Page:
Nothing is definite. The Mets are full of maybes, might-be's and could-be's about the eighth-inning, center-field and eft-handed pinch-hitter jobs. But they seem comfortable with this idea. And Feliciano is delighted by the prospect of a new and more challenging assignment. He was quoted last week saying essentially, "Why not me?" and manager Jerry Manuel indicated Monday that Feliciano, with his left-handed sidearm delivery and his newly polished cutter, is a prime consideration for the role that has been vacant three-plus seasons -- except for the weeks last year during which J.J. Putz could throw without pain.
"I can do that job," Feliciano said Monday afternoon. "I want to do that job. I'm here to pitch. I'm here to win. I can be a setup man instead of the supposed left-handed specialist. I'm ready for it now. I don't care what right-handed hitters they bring up. I'll just do my job."
The job may be more taxing, though in a different way, than the one that made Feliciano the most used pitcher in the Major Leagues in each of the past two seasons, during which he made 88 and 86 appearances, respectively. Or not. As the eighth-inning pitcher -- as opposed to a reliever who pitches in the eighth -- he would be asked to face a minimum of three batters each time the Mets carry a lead after seven innings at home or 7 1/2 on the road.
How often that circumstance will exist this season in an unknown. But Feliciano faced a total of 57 batters in 40 of his 88 appearances last season. Forty appearances as the eighth-inning pitcher would necessitate facing a minimum of 120 batters if none reached base.
"My arm never hangs," was Feliciano's reaction to the challenge of increased workload.
And pitching coach Dan Warthen said, "He literally has a rubber arm," before he agreed figuratively was the appropriate adverb.
According to Feliciano, Warthen approached him twice last week, once after the Mets had brought in Raul Valdes, the left-handed 32-year-old from the Tobasco club in the Mexican League, and again after the Mets.com report appeared. The coach was pleased to learn of the pitcher's desire for more responsibility.
Even if the workload isn't the issue for Feliciano, who replaces him as the lefty specilist is. Hisonari Takahashi is left-handed, and because of his ability to throw with command, Manuel identified weeks ago as a potential left-handed specialist. But neither the 35-year-old non-roster rookie nor Valdes is considered as adept as Feliciano as disarming the potent lefty batters in the National League East -- Chase Utley, Ryan Howard, Brian McCann, Adam Dunn, et al.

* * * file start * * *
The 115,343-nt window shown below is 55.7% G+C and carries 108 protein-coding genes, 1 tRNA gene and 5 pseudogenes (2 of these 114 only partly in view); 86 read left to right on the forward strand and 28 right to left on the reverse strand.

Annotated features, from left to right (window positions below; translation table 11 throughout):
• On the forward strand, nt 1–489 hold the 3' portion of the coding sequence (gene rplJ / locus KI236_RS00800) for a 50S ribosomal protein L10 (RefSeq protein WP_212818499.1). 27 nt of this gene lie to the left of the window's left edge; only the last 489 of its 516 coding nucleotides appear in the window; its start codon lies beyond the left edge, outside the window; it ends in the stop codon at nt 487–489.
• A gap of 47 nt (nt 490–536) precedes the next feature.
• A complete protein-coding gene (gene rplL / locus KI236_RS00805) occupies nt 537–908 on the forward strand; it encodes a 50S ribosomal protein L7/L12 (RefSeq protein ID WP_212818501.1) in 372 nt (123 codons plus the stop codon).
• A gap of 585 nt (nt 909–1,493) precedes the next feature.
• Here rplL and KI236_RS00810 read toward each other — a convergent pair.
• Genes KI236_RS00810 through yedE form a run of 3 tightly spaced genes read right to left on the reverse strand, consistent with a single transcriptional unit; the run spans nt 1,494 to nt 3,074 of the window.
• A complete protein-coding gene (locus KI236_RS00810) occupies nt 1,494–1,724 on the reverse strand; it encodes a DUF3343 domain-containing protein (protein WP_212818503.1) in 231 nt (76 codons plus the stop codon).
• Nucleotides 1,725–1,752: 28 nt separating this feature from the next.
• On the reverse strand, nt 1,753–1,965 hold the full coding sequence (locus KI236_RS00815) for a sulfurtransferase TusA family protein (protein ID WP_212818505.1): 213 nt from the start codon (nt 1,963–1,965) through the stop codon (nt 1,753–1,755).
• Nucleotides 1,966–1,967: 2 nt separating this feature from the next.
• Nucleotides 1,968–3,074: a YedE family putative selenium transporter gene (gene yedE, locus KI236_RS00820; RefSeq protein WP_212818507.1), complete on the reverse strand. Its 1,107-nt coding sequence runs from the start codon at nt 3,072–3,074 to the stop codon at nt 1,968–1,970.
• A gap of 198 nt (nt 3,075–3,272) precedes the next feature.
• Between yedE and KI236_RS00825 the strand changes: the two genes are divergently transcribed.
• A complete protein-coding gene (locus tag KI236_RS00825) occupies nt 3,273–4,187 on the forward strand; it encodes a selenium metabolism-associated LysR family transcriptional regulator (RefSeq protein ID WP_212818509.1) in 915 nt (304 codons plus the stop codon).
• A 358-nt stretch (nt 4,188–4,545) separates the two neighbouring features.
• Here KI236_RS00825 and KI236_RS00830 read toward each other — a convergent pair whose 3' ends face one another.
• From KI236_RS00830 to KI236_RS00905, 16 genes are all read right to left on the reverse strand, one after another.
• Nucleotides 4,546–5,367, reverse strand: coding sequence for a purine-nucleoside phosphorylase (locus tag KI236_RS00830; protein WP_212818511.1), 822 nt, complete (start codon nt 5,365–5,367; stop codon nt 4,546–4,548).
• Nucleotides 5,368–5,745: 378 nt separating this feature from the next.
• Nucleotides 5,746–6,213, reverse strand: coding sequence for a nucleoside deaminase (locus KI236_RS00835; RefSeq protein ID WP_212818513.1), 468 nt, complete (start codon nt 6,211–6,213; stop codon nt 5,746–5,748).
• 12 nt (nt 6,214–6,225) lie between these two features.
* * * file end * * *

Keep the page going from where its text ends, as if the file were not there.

One of the Mets' talent evaluators said Monday that though Valdes has no trick pitch or funky arm angle, "He seems pretty capable of getting outs against both sides."
Valdes pitched one-third of an inning against the Marlins on Monday -- he faced left-handed hitter John Baker. In his 11th hour audition, he has faced six batters and retired five in 2 1/3 innings in three appearances.
The Mets re-familiarized themselves with Valdes over the winter when he pitched in the Caribbean World Series. General manager Omar Minaya saw him there. Valdes had pitched with the Mets' Class A and Double-A teams in 2007.
Were Feliciano to be assigned to the eighth and Valdes added to the roster, it would knock over the first in a row of dominoes that would impact other pitchers, here from the first day of camp, who hadn't performed well. Bobby Parnell and/or Sean Green would have even less job security.
Takahashi would not be an sort of left-handed specialist -- the club see that as too restrictive a role for him -- and he'd be available to pitch in long relief, a job the Mets frequently link him to in conversation. Pitching in long relief would make him more ready to be a spot-starter.
Takahashi in that role wouldn't bode well for Nelson Figueroa, who last week was identified a the most likely "staff saver" -- read long man -- on the staff.
How it will work out is an unknown even now that less than a week remains before Opening Day. There were indications some important decisions were to be made overnight.
"Just let me know a few minutes before I have to come in," Feliciano said. "I can get ready in the time it takes Jerry to walk to the mound. And if I pitch the eighth, I have more time."
Marty Noble is a reporter for MLB.com. This story was not subject to the approval of Major League Baseball or its clubs.